A big first step towards self-reliance in Timor-Leste


January 3, 2020

At only 20 years old, Marciana has faced a lot of challenges. She got pregnant when she was in high school and had to drop out. She married her son’s father, but he left her after a short marriage.

As a single mom, Marciana took her son and moved back in with her parents. And her 11 siblings. 

Unfortunately, the family is very poor and no one has been able to get a full-time job. They rely on subsistence farming; they grow corn, cassava and pumpkins. But they didn’t have the information or training to farm effectively. They usually just scattered seeds on the side of a mountain near their home and hoped for the best.

Because of the family’s extreme poverty and vulnerability, our team in Timor-Leste invited them to participate in our Timor Zero Hunger program. It was an offer of a hand up, but not a handout. 

In early 2019, Marciana joined a CWS information session about better, more modern farming practices. She listened attentively and joined other participants to practice making organic pesticides, fertilizer and compost in a community demonstration plot. She told us that she enjoyed working on the demonstration plot so much that she decided to team up with some of her neighbors who maintain another community plot closer to her home. She could borrow tools from that community plot to build her own garden near her house.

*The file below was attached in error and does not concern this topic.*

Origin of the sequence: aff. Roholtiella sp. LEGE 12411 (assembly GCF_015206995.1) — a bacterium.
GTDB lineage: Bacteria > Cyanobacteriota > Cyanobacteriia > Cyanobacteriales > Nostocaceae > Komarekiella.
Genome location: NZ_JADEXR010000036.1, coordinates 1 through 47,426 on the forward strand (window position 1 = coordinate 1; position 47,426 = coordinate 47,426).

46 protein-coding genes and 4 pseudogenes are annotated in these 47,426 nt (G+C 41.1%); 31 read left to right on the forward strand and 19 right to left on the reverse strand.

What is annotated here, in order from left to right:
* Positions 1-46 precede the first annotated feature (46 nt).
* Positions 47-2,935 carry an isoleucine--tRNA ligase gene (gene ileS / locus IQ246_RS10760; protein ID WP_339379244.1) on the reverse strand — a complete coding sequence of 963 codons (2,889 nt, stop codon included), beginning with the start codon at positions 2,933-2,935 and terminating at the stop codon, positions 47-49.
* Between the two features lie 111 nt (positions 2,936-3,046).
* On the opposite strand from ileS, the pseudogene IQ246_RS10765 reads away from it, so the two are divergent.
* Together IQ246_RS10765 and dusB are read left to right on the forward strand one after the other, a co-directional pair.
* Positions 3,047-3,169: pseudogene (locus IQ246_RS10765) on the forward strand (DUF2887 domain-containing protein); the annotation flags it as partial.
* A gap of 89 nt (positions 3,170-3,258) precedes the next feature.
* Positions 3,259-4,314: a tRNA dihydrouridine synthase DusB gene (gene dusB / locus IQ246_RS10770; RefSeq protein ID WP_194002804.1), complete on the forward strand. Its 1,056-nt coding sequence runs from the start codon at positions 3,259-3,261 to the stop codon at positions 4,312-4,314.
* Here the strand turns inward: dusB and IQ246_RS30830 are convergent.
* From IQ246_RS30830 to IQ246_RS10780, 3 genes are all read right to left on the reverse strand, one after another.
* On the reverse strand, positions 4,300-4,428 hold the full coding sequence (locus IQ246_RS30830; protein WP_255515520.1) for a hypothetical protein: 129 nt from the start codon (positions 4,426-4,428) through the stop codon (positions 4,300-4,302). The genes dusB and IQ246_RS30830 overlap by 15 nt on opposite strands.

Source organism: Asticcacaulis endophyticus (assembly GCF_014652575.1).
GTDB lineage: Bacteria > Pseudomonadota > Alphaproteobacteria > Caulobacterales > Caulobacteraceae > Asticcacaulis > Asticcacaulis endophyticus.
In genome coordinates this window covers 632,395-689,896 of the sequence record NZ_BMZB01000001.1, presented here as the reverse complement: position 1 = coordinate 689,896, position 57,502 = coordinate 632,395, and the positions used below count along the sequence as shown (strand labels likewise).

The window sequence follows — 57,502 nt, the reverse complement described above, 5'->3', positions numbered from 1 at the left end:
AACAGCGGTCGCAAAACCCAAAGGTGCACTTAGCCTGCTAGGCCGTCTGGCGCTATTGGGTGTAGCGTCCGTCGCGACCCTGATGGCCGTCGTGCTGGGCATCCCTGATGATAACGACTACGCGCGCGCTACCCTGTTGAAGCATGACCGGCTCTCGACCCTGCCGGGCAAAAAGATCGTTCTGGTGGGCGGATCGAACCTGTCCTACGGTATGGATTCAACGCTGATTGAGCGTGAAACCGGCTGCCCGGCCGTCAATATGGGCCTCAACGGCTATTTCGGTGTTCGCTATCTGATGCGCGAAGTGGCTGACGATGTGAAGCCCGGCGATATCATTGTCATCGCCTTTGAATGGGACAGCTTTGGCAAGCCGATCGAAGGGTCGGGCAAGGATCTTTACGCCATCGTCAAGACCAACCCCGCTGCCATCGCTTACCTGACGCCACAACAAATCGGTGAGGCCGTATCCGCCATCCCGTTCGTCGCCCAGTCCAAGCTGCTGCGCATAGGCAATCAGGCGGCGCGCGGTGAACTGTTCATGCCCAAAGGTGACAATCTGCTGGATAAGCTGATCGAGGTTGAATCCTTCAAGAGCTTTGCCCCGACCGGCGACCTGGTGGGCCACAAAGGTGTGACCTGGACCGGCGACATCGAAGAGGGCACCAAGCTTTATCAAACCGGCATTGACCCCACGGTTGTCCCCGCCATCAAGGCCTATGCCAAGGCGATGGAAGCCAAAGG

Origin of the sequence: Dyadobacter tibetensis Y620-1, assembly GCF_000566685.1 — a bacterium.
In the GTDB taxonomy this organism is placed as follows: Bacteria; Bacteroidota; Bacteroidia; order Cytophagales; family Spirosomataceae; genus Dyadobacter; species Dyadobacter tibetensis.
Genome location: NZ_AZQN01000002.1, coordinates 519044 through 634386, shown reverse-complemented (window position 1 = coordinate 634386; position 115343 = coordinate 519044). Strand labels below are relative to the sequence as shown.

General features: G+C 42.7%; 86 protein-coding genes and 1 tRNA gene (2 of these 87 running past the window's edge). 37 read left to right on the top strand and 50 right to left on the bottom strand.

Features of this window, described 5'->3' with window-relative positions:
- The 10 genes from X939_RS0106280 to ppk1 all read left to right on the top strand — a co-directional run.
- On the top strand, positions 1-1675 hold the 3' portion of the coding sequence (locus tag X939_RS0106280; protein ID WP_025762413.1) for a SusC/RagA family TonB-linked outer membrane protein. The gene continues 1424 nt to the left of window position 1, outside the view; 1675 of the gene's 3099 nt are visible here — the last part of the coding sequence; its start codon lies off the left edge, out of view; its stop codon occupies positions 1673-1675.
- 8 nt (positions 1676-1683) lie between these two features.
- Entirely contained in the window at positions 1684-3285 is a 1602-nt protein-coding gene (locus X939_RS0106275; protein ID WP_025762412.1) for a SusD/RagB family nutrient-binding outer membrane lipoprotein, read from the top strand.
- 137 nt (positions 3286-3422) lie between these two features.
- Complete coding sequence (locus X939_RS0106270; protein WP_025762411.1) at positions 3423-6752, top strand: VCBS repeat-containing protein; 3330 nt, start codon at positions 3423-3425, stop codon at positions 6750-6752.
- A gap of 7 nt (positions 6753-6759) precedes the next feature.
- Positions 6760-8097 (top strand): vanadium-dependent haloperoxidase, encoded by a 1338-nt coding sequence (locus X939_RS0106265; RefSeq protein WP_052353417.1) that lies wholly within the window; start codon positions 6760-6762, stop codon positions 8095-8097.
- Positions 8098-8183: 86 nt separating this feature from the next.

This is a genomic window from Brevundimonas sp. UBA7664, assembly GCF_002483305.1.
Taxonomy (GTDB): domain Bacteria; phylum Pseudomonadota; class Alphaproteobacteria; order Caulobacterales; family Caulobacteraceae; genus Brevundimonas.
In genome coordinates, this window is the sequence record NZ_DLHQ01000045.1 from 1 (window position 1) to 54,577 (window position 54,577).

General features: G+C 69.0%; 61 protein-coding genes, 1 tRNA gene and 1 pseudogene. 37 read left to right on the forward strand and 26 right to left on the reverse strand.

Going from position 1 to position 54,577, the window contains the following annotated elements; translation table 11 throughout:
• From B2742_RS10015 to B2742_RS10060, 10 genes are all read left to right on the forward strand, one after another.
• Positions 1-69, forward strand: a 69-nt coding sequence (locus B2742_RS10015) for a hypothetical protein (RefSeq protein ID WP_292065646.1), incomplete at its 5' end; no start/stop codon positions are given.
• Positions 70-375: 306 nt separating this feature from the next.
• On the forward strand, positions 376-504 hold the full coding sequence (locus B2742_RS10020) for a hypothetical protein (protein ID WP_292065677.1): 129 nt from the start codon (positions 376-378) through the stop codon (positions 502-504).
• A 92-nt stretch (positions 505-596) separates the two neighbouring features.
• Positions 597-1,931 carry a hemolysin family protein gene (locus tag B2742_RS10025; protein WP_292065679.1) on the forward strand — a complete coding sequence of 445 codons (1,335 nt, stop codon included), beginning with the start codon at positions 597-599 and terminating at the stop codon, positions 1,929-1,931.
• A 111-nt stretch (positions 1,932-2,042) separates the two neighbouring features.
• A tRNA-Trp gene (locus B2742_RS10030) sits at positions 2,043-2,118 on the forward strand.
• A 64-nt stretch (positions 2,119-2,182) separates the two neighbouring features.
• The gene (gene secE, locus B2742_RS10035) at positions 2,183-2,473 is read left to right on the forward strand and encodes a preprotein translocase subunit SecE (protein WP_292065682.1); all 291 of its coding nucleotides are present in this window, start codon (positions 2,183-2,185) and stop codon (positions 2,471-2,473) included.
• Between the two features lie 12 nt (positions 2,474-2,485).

Now, with access to better tools and the knowledge of better planting and caring techniques, Marciana has a large garden. “I planted the vegetables the way I learned in the information session, and was surprised to see that a few seeds could go such a long way,” she says. 

Her hard work is already paying off. Her garden had enough vegetables for her family to eat every day during the harvest season, and she even had some left over to sell to her neighbors. She earned $10 from these sales, which she used to buy milk and other nutritious foods. She bought fish and other vegetables for her 2-year-old son. 

While she still has a long way to go to achieve true economic stability, Marciana is the kind of person who we’re proud to work with. She’s hard at work building a better future for her son, her family and her neighbors. She’s already using her new knowledge about how to save seeds to plan her next planting season. We’re excited to continue to work with her, and likely other members of her family, as they reach a new level of self-reliance.